Blank Slate Brewing Company joined the Cincinnati brewing scene in Spring of 2012, and I sat down with him in the fall of that year. Realizing it’s been three years since then, we sat down for another interview recently. Scott and I talked for a long time, this is a long post please bear with it, it’s worth it. Also, hang tight for later this week or next when I’ll post part 2. Today, though, it’s all about Blank Slate Brewing Company!
Ohio is receiving lots of distribution from new (to us) breweries at the end of 2013. New Belgium, Deschutes, and others will be here before the end of the year but it’s getting kicked off with Clown Shoes. Clown Shoes is a contract brewing operation out of Massachusetts that’s known for somewhat insensitive beer names like Tramp Stamp, Lubrication, and Brown Angel. Controversial names haven’t stopped them from making big and interesting beers for a few years distributing them to a variety of states before finally coming here.
Clown Shoes is initially gracing Ohio with 6 different brews: Galactica and Hoppy Feet are here in 4-packs of 12 oz bottles, Chocolate Sombrero, Genghis Pecan, and Muffin Top are all in 22 oz bombers, finally Tramp Stamp is draft only, at least for now. I did a review of a bottle of Tramp Stamp that I brought back from Georgia last year, you can read that here. I also had a bottle of their Chocolate Sombrero which, in short, is a spicy chocolate imperial stout starting out with some heat that slowly builds and adds in rich chocolate as the glass warms. I have yet to have Genghis Pecan or Muffin Top and my thoughts on Galactica and Hoppy Feet are just below!
This is my follow-up to the 3-Tier system introduction. I started off with an overview of the 3-tiers, but now we’re going to dig into the top, and most exciting, tier. Breweries are where all the magic happens!
Besides being where the magic happens breweries are also the easiest tier to discuss because all they need to do is make beer. OK, so making beer is difficult but that’s far beyond the scope of the 3-tier system. For their role in the 3-tier system, it really is just a matter of producing a product and making money from it. Depending on the local state laws, there are a couple of ways that they can make that money. Some states allow breweries to sell their beer themselves out of the brewery, like Ohio’s tap rooms. Other states allow them to sell it themselves around their state, aka self-distribute. Both of these are less common routes for breweries to make money. Most brewers depend on a third-party to buy their product then sell it to everyone else, to distribute the beer.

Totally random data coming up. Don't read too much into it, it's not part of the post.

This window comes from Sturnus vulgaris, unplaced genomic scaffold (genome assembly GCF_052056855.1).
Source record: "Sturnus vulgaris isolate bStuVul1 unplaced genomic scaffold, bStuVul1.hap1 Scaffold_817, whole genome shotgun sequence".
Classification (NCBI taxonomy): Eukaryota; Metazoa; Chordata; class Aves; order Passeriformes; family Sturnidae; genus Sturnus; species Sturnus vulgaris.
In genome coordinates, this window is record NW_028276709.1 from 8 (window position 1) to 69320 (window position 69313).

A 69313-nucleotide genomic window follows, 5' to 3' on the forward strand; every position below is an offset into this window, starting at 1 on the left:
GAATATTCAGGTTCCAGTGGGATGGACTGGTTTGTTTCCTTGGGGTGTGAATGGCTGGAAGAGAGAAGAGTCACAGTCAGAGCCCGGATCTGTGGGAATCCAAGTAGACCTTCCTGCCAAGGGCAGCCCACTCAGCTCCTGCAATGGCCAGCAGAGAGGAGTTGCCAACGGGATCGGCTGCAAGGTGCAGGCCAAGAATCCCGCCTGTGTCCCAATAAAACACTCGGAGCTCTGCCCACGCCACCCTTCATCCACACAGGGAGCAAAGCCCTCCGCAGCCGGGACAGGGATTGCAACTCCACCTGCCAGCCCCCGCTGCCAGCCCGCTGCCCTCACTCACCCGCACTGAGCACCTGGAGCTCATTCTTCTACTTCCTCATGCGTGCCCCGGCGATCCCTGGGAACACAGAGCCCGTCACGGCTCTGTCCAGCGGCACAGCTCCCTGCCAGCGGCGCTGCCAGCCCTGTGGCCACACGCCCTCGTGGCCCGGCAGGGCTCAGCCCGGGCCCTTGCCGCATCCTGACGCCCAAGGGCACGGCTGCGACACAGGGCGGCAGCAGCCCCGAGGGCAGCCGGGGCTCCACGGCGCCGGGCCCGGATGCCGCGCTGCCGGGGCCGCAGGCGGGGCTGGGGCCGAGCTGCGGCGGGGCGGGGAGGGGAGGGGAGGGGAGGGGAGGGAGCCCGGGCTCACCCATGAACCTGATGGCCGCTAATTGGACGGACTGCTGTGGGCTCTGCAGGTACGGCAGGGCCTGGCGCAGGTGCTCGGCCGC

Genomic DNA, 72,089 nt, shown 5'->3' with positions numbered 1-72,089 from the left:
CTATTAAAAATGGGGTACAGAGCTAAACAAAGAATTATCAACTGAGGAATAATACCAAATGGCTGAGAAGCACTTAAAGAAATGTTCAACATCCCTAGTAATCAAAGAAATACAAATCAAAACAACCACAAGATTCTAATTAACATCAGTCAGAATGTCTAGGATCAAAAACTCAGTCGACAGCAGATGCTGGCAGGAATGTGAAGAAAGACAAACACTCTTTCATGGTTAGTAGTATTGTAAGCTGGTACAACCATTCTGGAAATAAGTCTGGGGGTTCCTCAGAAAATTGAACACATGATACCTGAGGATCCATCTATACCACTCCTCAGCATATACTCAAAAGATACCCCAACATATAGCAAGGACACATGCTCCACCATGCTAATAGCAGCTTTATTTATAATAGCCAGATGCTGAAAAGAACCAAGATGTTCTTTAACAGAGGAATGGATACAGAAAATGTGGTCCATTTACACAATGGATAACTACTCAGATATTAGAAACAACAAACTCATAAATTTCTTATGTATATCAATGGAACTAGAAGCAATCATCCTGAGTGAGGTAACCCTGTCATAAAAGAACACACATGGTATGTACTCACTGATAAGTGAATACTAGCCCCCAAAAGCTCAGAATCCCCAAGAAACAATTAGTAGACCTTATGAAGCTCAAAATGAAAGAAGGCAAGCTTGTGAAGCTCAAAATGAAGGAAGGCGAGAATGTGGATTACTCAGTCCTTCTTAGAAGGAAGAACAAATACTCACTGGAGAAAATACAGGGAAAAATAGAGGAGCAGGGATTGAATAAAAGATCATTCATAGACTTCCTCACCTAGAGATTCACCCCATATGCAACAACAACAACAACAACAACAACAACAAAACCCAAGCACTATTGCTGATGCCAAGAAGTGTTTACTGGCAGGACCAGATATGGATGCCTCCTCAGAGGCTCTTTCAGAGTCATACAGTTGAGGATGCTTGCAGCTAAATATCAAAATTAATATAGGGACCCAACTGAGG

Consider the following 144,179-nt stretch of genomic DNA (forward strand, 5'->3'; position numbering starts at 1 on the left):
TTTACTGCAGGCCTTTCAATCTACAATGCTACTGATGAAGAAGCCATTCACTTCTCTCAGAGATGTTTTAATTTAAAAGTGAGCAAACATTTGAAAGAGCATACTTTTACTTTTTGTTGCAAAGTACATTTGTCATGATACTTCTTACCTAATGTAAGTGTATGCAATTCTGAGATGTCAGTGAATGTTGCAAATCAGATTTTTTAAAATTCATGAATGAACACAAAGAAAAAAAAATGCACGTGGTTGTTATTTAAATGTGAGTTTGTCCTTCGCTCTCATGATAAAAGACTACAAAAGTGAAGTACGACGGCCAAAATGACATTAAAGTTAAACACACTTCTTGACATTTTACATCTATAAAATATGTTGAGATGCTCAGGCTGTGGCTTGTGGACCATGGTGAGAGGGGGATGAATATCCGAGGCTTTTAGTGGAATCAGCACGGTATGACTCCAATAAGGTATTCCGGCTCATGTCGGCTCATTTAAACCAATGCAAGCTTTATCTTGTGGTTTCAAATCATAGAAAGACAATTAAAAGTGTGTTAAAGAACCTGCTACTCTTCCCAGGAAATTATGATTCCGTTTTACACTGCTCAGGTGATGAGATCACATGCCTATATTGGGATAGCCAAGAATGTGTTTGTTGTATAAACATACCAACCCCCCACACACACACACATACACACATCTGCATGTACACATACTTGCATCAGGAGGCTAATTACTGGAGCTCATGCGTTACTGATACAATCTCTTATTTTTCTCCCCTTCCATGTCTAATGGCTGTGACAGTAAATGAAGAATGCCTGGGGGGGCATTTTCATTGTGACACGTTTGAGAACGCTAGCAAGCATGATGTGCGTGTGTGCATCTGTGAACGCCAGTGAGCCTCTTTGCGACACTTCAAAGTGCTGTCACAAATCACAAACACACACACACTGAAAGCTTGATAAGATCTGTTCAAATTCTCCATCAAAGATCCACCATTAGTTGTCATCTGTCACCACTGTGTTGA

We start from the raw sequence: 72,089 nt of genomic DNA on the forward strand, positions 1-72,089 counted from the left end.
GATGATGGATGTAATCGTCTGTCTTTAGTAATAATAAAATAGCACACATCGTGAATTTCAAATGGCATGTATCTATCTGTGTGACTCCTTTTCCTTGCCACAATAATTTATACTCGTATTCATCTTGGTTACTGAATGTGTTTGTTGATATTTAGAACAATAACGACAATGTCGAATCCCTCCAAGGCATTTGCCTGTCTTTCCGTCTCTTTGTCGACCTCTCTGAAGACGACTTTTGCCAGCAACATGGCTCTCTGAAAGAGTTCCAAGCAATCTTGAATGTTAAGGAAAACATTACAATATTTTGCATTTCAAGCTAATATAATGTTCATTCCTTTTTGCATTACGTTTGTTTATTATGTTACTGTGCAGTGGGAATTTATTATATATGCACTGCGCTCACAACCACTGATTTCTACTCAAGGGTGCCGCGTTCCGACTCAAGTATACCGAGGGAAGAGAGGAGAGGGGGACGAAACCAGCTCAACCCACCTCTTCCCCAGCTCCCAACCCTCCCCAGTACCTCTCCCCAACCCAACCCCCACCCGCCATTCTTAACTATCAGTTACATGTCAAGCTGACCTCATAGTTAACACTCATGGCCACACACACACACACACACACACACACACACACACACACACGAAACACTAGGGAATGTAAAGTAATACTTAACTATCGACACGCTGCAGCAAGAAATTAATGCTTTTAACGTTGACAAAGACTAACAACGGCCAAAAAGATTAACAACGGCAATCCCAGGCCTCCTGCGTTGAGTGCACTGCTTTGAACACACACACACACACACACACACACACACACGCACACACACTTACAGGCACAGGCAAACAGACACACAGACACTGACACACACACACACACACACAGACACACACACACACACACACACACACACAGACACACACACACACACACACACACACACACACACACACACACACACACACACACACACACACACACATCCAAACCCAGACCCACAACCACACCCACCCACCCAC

The Role of the Distributor
The upsides to signing with a distributor are that brewers get to focus on making the best beer they can. They make the beer and sell it to their distributor who takes it from there. Without a distributor, brewers would need to find their own way into meeting bar or store owners and convincing them to carry their product. That also means that every bar would have one more account to deal with and keep track of. In talking with store owners they prefer dealing with one company selling many products. Distributors simplify the process of well, distribution.
Of course, that’s a bit of an oversimplification as the breweries have to manage the relationship with the distributor and do plenty of marketing themselves. Also, many distributors provide far more services than just selling beer. Like providing signage or having a representative pour at beer fests and storing all those kegs/cans till the retailers are ready for them
The alternative to that is self-distribution. Ohio, Indiana, and about 30 others states allow self-distribution. I recently discussed self-distribution recently with Cellar Dweller and Listermann. I also covered this topic with Scott LaFollette from Blank Slate Brewing Company who self-distributed for the first six months.
What everyone made clear was that self-distribution had some distinct advantages in a better overall view of the business, a better relationship with customers and slightly higher margins. However, all of that results in less time for them to focus on making beer or having to hire delivery people and buy trucks for them to drive.
Lastly, all brewers I talked to had strong feelings about franchise law. In a vast oversimplification franchise law means that the brewery gets stuck with the distributor forever. If I can stick to my plan then this fall there will be a post on Learning About Beer: Franchise Law where I will break down this controversial subject. Also planned for late September or August will be the next tier, Distribution!
Many thanks to all the brewers who were interviewed about this.